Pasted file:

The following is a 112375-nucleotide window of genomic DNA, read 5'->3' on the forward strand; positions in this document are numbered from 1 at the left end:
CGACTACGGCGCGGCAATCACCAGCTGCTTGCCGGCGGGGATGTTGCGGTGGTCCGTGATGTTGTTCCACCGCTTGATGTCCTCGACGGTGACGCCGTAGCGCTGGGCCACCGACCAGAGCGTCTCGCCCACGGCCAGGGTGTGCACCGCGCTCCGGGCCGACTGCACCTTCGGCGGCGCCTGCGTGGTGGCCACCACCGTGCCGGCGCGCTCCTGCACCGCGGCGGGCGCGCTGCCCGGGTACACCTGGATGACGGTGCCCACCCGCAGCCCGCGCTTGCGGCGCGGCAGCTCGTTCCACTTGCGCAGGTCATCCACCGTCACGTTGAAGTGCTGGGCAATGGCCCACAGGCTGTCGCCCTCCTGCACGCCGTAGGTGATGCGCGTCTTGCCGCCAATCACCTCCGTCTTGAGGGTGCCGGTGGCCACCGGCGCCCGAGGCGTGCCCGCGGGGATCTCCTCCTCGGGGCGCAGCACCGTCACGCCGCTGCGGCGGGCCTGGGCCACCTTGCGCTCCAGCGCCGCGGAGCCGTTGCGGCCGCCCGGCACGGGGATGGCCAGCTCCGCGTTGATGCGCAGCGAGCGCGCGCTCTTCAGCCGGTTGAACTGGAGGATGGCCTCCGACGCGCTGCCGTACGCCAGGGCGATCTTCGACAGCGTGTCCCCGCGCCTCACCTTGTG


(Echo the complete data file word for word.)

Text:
The following is a 112375-nucleotide window of genomic DNA, read 5'->3' on the forward strand; positions in this document are numbered from 1 at the left end:
CGACTACGGCGCGGCAATCACCAGCTGCTTGCCGGCGGGGATGTTGCGGTGGTCCGTGATGTTGTTCCACCGCTTGATGTCCTCGACGGTGACGCCGTAGCGCTGGGCCACCGACCAGAGCGTCTCGCCCACGGCCAGGGTGTGCACCGCGCTCCGGGCCGACTGCACCTTCGGCGGCGCCTGCGTGGTGGCCACCACCGTGCCGGCGCGCTCCTGCACCGCGGCGGGCGCGCTGCCCGGGTACACCTGGATGACGGTGCCCACCCGCAGCCCGCGCTTGCGGCGCGGCAGCTCGTTCCACTTGCGCAGGTCATCCACCGTCACGTTGAAGTGCTGGGCAATGGCCCACAGGCTGTCGCCCTCCTGCACGCCGTAGGTGATGCGCGTCTTGCCGCCAATCACCTCCGTCTTGAGGGTGCCGGTGGCCACCGGCGCCCGAGGCGTGCCCGCGGGGATCTCCTCCTCGGGGCGCAGCACCGTCACGCCGCTGCGGCGGGCCTGGGCCACCTTGCGCTCCAGCGCCGCGGAGCCGTTGCGGCCGCCCGGCACGGGGATGGCCAGCTCCGCGTTGATGCGCAGCGAGCGCGCGCTCTTCAGCCGGTTGAACTGGAGGATGGCCTCCGACGCGCTGCCGTACGCCAGGGCGATCTTCGACAGCGTGTCCCCGCGCCTCACCTTGTG